» Business » RCom to exit DTH after merging subsidiary with Sun Direct

RCom to exit DTH after merging subsidiary with Sun Direct

August 10, 2013 10:11 IST

Deal to help RCom reduce debt, Sun gain subscribers in new markets

Reliance Digital TV, the fully-owned subsidiary of Reliance Communications that runs its direct-to-home (DTH) operations, will merge with Sun Direct to become India’s second largest DTH company.

Under the deal, to be announced in a few days, Reliance Communications (RCom) will have 26 per cent stake in the merged entity. The merged company would also take over about Rs 1,500 crore (Rs 15 billion) of debt from Reliance’s DTH operations. As of June 30, RCom’s total debt stood at Rs 38,400 crore (Rs 384 billion).

As part of the deal, Sun Direct will later go for an initial public offering. Reliance would then exit the merged company. According to sources close to the deal, RCom has valued the 26 per cent stake at around Rs 1,500 crore (Rs 15 billion).

When contacted, an RCom spokesperson declined to comment. Sun Group did not respond to queries.

The deal would help the Anil Ambani-led Reliance Group reduce RCom’s debt by Rs 3,000 crore (Rs 30 billion). After the deal, management control would shift to the Marans, who own Sun Group.

Reliance DTH has a gross subscriber base of 4.1 million. It runs 260 channels on high-density format. Sun Direct has a subscriber base of about 8.5 million.

Dish TV is the largest company in this segment, with a gross subscriber base of 15 million. Other major players include Tata Sky (about 11.5 million subscribers), Airtel and Videocon D2H. The country’s total DTH subscriber base rose from 28.7 million in December 2011 to 32.4 million in December 2012, according to analyst reports.

The deal is vital for Sun Direct, which has strong presence in the south, but not in the north and west, where Reliance has a large subscriber base. It also marks the beginning of consolidation in the DTH business, now facing tough competition from digital cable TV operators, especially after the government mandated subscribers and multiple system operators to shift from analogue to digital technology.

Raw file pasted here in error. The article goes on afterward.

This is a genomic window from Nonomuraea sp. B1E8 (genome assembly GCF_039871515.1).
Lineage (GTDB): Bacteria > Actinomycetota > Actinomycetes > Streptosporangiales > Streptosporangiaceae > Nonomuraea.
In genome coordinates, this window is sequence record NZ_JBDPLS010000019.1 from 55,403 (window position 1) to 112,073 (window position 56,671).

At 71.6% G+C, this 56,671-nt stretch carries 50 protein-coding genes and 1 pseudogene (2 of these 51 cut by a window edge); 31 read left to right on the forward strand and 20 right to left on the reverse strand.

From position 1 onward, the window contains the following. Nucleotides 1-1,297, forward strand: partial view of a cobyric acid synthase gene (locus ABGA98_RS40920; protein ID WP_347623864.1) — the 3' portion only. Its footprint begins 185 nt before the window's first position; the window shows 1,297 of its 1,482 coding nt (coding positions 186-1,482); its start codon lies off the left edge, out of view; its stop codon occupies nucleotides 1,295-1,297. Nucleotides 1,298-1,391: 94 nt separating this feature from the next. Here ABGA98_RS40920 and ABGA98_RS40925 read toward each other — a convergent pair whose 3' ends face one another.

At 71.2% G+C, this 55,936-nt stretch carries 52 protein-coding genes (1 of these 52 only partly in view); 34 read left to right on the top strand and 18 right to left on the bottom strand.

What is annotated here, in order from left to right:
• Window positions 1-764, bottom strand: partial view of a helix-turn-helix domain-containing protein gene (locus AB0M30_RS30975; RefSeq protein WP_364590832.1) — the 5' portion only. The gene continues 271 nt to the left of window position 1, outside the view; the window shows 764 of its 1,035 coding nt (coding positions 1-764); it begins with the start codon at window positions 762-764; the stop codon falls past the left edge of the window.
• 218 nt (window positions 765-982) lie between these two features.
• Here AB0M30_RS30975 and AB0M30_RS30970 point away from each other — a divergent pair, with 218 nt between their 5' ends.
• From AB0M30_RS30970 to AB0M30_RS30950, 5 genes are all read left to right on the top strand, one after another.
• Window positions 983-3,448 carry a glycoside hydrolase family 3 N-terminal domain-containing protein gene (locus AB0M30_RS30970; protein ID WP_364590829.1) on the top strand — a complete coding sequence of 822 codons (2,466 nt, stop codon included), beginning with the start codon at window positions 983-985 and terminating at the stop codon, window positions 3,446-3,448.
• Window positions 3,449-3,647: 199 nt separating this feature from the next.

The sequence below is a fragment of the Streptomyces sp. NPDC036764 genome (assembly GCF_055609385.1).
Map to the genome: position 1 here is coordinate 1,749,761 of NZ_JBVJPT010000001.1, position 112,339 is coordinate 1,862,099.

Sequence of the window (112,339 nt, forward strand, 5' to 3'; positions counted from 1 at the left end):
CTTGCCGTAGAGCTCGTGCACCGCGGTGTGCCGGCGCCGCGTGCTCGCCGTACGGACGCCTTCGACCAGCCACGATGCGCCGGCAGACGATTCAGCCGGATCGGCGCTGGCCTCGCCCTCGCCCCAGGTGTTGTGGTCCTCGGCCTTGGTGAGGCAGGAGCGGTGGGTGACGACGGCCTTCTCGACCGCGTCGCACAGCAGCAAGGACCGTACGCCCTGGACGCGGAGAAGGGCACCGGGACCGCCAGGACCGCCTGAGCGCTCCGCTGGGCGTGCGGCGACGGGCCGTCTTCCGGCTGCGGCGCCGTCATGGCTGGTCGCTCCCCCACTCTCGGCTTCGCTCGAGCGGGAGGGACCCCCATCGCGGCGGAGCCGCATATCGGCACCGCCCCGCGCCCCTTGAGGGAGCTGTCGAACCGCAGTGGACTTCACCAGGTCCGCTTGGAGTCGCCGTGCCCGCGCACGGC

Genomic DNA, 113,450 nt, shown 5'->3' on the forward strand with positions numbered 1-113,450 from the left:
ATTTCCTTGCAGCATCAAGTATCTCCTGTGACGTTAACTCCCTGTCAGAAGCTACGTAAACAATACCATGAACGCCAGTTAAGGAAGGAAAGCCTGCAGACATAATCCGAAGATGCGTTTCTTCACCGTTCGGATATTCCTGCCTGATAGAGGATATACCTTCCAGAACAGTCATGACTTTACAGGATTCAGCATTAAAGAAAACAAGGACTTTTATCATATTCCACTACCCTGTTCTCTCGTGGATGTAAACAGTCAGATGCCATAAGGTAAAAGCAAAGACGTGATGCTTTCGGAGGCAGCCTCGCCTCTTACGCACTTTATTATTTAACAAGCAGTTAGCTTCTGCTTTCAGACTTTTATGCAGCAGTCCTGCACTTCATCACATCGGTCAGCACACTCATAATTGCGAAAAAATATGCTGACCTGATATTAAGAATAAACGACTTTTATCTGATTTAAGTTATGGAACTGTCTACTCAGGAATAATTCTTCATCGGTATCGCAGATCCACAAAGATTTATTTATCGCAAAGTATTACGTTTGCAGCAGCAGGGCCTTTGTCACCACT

The deal would help RCom restructure, get out of its non-core businesses and use the proceeds to reduce debt. The company is expected to sell majority stake in Reliance Globalcomm, which controls its submarine cable assets worth Rs 6,000-7,000 crore (Rs 60-70 billion).

RCom has signed long-term agreements with Mukesh Ambani-controlled Reliance Jio Infocomm. According to the deal, Reliance Jio would pay RCom Rs 12,000 crore (Rs 120 billion) to use its tower infrastructure.

Sun Direct, an 80:20 joint venture between the Maran family and Malaysia’s Astro Group, specialises in catering to regional tastes, through MPEG-4 technology. After its launch in Tamil Nadu in December 2007, it expanded to other southern states, hitting the one-million-subscriber mark in less than 200 days. In September 2008, it rolled out pan-Indian operations.

Due diligence for the deal was done by PricewaterhouseCoopers.

In the recent past, DTH player Tata Sky sold five per cent stake to India Opportunities Fund for .9 million. There was speculation Airtel DTH was in talks with private equity funds such as KKR and Bain Capital to sell minority stake.

It was also reported Apollo Global Management could sell its 11 per cent stake in Dish TV.

Surajeet Das Gupta & T E Narasimhan in New Delhi/Chennai
Source: source